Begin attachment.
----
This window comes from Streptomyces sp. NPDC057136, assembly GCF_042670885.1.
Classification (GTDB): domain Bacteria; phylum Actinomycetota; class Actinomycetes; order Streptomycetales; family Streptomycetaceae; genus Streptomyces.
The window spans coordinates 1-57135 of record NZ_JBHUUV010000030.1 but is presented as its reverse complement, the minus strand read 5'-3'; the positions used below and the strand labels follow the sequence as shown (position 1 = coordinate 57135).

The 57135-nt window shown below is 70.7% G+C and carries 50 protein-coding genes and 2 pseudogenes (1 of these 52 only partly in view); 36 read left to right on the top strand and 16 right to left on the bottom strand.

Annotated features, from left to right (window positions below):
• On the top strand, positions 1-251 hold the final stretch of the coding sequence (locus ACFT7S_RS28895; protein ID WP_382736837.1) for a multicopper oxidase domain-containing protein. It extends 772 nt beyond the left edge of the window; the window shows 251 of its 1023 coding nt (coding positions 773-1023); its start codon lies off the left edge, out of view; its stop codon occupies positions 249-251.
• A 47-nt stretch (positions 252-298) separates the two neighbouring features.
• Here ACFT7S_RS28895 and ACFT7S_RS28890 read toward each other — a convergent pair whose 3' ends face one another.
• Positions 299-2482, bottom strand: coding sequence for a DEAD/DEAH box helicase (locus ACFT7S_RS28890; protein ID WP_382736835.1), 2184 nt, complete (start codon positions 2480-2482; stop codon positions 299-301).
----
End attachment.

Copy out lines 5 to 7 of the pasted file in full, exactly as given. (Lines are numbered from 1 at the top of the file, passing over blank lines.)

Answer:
Annotated features, from left to right (window positions below):
• On the top strand, positions 1-251 hold the final stretch of the coding sequence (locus ACFT7S_RS28895; protein ID WP_382736837.1) for a multicopper oxidase domain-containing protein. It extends 772 nt beyond the left edge of the window; the window shows 251 of its 1023 coding nt (coding positions 773-1023); its start codon lies off the left edge, out of view; its stop codon occupies positions 249-251.
• A 47-nt stretch (positions 252-298) separates the two neighbouring features.